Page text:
Chancellor Paul Turman was excited to be part of the ceremony, pointing out the former space was built for teaching learning back in the 1970s. Such things have evolved dramatically, he said, and the COIL provides the space needed now

Renovation of the building has long been a top priority for the NSCS Board of Trustees. In 2019, Nebraska Senators and Gov. Pete Ricketts approved funding, which involved a complete renovation of the existing structure and addition of a new nearly 17,000-square foot north wing. Groundbreaking for the project took place in Sept. 2020.

The building meets contemporary laboratory and teaching standards and includes a lecture hall with two 120-inch projection screens, active learning classrooms and labs, study spaces, extensive audio-visual technologies. The building also includes the Dr. Lois Veath Planetarium, the Eleanor Barbour Cook Museum of Geology, and the High Plains Herbarium.

“This is a monumental project, a great facility so students can learn at the highest levels. I’m very excited to see what COIL will provide CSC, our ability to recruit students, and then bring those students right back into the workforce here in Nebraska in years to come,” Turman said. “We have so many great programs in place like RHOP to create unique STEM opportunities for students to stay in the rural areas of the state. As you get the opportunity to walk through this space, I think what it has to offer our students is going to spark your amazement.”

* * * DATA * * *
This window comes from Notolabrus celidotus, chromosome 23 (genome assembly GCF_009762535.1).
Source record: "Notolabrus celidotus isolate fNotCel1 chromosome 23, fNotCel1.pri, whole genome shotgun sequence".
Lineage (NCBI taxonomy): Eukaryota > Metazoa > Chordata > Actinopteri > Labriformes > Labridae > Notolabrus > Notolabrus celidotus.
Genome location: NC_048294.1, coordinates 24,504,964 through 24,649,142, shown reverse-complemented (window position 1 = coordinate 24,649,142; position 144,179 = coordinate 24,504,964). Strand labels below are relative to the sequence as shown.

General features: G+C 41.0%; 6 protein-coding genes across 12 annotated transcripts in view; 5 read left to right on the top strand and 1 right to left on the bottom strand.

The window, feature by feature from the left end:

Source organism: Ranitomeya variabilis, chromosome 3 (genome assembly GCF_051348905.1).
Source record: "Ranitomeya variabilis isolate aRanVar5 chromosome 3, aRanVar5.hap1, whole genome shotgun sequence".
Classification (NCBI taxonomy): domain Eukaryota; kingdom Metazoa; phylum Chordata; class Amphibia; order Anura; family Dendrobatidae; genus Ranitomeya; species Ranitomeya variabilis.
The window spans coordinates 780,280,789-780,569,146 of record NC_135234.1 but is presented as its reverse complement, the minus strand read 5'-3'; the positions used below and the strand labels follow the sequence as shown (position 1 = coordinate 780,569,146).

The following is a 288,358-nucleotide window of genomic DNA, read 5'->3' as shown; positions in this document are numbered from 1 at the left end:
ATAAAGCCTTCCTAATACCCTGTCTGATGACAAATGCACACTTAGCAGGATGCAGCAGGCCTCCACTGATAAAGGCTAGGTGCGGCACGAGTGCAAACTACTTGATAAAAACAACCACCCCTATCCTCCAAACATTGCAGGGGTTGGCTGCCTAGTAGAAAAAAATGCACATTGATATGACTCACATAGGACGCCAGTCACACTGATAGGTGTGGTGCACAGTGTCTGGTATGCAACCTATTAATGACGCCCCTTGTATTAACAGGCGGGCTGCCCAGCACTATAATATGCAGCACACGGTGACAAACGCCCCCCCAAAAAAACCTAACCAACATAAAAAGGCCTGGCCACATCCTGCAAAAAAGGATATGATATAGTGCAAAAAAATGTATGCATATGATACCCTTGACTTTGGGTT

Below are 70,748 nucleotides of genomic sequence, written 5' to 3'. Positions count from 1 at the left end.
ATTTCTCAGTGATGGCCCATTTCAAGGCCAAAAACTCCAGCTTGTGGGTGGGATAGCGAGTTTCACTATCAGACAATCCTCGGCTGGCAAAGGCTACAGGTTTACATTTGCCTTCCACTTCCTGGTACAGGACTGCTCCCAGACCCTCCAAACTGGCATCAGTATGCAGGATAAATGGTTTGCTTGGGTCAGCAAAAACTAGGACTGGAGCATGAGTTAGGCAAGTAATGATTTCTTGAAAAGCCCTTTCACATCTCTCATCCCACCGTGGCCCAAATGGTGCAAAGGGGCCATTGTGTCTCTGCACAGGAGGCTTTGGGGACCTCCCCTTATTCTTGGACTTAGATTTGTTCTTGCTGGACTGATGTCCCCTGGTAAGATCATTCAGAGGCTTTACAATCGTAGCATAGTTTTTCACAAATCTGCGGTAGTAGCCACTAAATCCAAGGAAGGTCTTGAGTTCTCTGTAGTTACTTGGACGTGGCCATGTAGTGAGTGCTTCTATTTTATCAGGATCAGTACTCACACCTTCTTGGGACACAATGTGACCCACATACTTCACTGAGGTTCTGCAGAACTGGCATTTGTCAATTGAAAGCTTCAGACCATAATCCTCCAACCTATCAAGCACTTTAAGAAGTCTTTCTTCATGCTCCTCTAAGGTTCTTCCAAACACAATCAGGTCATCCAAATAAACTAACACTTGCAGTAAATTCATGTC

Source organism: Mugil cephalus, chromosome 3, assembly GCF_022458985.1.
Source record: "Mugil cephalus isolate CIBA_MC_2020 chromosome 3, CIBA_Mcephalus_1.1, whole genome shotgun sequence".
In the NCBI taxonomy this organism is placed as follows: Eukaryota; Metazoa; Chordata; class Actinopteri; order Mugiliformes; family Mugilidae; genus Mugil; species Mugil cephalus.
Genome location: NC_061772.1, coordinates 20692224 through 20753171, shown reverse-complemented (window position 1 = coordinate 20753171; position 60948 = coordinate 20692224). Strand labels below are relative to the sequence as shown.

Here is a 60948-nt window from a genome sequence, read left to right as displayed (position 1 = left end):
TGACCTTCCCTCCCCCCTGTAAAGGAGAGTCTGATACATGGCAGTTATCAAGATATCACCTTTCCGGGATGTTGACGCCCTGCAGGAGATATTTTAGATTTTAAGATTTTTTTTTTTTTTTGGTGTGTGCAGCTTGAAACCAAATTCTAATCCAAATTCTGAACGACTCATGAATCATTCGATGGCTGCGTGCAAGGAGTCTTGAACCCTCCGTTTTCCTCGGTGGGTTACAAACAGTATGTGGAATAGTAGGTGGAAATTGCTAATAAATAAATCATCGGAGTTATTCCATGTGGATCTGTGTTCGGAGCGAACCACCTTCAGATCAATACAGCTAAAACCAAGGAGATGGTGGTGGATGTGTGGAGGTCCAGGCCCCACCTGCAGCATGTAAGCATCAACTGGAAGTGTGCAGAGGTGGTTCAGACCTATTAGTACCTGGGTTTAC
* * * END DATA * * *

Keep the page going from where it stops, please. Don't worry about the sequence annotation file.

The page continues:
Chadron State Foundation Board Chair John Smith said he is humbled to be at the ceremony, as well as very grateful to everyone who made the project possible. He noted there were 184 donors, businesses families and organizations who supported it, generating $3.6 million to make it possible.

Smith also spoke to the New Horizon campaign and its testament to the generosity of the Chadron State supporters. In the past 10 years, there has been more than $80 million in projects for the betterment of the college campus. These include the Coffee Agriculture Pavilion and Rangeland complex, the Chicoine Center, the Sports Complex, the Track and Field Complex, and Eagle Ridge housing.